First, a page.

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11 Things I Love About Malawi

11 Things I Love About Malawi

September marked Watershed's eleventh year as a community! To celebrate, each month until next September we’re bringing you a list of ELEVEN things someone in our community is passionate about. In addition to picking up some interesting new knowledge, we hope this series will help you get to know a handful of the incredible people who call Watershed home!

December’s ELEVEN list comes from Steve Cook, long-time Watershedder and founder of Equitas, a non-profit which provides opportunity through education for vulnerable children in the developing world. 

In 2006, Steve was reading an email and saw something in the sidebar that caught his attention: there are 27 million slaves in the world today. He clicked on the link and read an article about human trafficking in the world, and how there are more slaves today than there were when slavery was legal. Steve was then faced with a decision. He could close the article, go about his normal everyday life, and pretend he didn’t know anything about this, or choose to act on this knowledge and do something about it. He chose the latter and has never been the same.

Equitas is one of Watershed's global justice partners, and we're so proud of what Steve and his supporters have been able to accomplish in the name of love. Today Steve gives us a taste of why he fell in love with Malawi, the country in Africa where Equitas recently built a school. Who knows, maybe after reading Steve's ELEVEN list you'll feel drawn to this special place too...

11 Things I Love About Malawi

1) The smiles. Malawi culture is one of the friendliest I’ve experienced in the world. It matters not where you are - on the street in a bustling city or in the most rural area of the country - if you greet a stranger with a wave and smile, you will consistently receive a wave and smile in return.

2) The singing. Music is an integral part of life in Malawi. From sunrise to sunset, women and children can be heard carrying beautiful melodies while cooking, fetching water from a well, or working around the home. And when the choir comes together, it’s a wonderful array of full harmonies sung by men with booming bass and tenor, and women rounding out the sound with higher voices. You’ll also hear the occasional high-pitched trill.

3) The dancing. When a group comes together for a performance, singing is always accompanied by dancing. One of the highlights of my visits to Gadi Village is when the church choir performs. I join the men and boys in the back rows and try my best to keep up with their fast footwork. The inevitably end up laughing very hard at my attempts.

4) The meals. In the villages, people sit on bamboo mats on the floors of huts when eating meals. Before and after the meal, a basin of hot water with a cup inside is passed around, and you pour water over the hands of the person next to you so they can wash up. Food is placed in the center and bowls are passed around. It is an intimate time that always sparks interesting conversation.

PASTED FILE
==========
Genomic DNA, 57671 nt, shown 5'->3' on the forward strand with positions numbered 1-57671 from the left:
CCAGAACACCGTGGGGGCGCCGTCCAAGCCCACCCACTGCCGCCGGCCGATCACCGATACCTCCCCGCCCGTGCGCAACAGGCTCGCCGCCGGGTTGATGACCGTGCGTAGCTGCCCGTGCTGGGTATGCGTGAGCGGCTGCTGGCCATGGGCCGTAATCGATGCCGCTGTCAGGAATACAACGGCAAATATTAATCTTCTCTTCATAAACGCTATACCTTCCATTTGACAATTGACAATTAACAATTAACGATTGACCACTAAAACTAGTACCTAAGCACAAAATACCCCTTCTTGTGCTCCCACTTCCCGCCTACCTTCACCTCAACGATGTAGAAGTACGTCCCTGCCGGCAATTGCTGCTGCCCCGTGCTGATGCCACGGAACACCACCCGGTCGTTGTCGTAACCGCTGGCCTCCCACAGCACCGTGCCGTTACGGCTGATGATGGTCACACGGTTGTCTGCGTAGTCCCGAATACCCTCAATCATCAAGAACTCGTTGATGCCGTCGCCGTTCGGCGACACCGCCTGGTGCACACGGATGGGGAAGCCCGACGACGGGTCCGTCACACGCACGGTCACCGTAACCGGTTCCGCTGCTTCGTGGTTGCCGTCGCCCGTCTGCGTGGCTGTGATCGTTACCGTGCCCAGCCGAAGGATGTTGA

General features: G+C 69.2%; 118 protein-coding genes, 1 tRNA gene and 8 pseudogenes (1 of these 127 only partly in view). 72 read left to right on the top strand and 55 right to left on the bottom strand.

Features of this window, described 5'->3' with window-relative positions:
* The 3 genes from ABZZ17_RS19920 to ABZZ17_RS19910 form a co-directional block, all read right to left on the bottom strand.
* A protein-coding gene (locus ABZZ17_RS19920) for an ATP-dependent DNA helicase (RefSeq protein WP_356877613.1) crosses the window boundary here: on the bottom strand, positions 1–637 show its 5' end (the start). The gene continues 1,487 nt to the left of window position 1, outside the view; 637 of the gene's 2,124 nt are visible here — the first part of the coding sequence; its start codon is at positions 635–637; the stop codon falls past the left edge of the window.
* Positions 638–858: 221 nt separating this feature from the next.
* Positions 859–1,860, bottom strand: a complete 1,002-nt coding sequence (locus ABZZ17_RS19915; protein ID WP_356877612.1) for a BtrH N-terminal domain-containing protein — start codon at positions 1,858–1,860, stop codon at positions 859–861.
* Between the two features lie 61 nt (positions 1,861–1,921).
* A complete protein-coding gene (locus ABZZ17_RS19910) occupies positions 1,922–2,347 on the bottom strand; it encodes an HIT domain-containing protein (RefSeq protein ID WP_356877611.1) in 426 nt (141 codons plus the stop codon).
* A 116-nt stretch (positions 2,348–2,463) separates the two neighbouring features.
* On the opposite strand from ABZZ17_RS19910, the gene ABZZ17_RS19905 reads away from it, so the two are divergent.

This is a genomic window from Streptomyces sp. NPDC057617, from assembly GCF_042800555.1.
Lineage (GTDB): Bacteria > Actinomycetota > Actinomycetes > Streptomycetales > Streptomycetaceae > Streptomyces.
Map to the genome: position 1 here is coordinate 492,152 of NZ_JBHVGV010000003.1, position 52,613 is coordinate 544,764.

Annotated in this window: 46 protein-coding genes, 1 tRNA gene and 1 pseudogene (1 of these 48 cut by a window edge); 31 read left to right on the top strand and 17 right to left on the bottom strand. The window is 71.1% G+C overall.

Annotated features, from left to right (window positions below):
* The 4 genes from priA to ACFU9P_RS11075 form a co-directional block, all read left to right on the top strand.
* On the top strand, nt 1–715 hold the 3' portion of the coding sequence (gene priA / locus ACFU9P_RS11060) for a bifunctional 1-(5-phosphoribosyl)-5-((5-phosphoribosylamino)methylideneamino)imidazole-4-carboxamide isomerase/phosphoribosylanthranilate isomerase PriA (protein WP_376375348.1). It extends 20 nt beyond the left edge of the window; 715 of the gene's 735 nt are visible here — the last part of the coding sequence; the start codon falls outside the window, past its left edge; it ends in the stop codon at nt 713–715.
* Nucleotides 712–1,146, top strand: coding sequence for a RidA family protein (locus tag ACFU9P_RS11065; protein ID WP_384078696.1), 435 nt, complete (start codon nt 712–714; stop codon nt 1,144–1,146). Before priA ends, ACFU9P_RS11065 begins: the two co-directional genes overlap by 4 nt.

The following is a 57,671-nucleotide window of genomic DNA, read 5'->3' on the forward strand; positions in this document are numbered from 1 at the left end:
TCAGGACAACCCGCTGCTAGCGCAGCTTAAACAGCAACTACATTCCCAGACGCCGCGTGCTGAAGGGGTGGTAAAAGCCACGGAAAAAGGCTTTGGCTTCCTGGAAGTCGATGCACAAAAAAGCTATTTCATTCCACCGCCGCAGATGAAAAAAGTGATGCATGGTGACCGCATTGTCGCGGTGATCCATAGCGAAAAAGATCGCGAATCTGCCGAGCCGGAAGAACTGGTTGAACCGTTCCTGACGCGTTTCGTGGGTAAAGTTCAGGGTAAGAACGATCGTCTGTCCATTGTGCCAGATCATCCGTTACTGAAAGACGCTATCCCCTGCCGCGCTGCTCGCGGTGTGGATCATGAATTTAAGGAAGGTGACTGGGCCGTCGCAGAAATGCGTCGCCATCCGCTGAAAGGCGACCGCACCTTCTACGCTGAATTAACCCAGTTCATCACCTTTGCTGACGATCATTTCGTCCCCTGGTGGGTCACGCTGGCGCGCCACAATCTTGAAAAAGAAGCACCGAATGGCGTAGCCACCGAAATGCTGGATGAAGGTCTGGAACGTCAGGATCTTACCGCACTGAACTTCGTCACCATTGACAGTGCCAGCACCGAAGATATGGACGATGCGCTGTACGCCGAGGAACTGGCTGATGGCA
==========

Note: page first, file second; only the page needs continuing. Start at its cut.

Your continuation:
5) The climate. Temperatures range from lows in the 60’s during the winter to highs in the 90’s during the summer. Since the country is so close to the equator, it definitely feels warmer during the heat of the day. But it is generally mild and can be very pleasant when there is a breeze.

6) The community. Most homes in villages are small. Rooms serve multiple purposes for eating meals, sleeping, or gathering for family discussions. But the majority of life is shared with family and neighbors in the common areas outside the homes. The open space beneath the shade of a large tree is your “living room." Some of my most cherished times in the villages have been walking through the fields or sitting on the porch of a home with my friends there. I’ve passed hours of a day like this with very few words spoken as we just enjoyed being together.

7) The markets. Loud, fast-paced and colorful, markets (larger ones are often referred to as trading centers) can occupy all corners of a major intersection on a highway or city street. They can be an adventure for your senses as you experience the aroma of searing goat, dried fish, grilled chips, dust, and diesel exhaust all at once. You can find everything from ripe fruits and vegetables to clothes and shoes at these vibrant markets.

8) The stars. Rural Malawi has no electricity. Standing in a village several miles from the nearest city means there is no artificial light. And this means the sky comes alive with galaxies and trillions of stars you could never see otherwise. The U.S. is in the Northwestern Hemisphere, and Malawi is in the Southeastern Hemisphere, so you will see magnificent, unfamiliar star formations. 

9) The wildlife. Visits to a Malawi game reserve can reveal diverse species of animals. Elephant, leopard, rhinoceros, hippopotamus, crocodile, zebra, cape buffalo, a large variety of antelope from the smaller bushbuck to the massive sable, warthog, baboons, and numerous smaller animals such as mongoose or porcupine. They even introduced a pride of lions from South Africa to a reserve this year.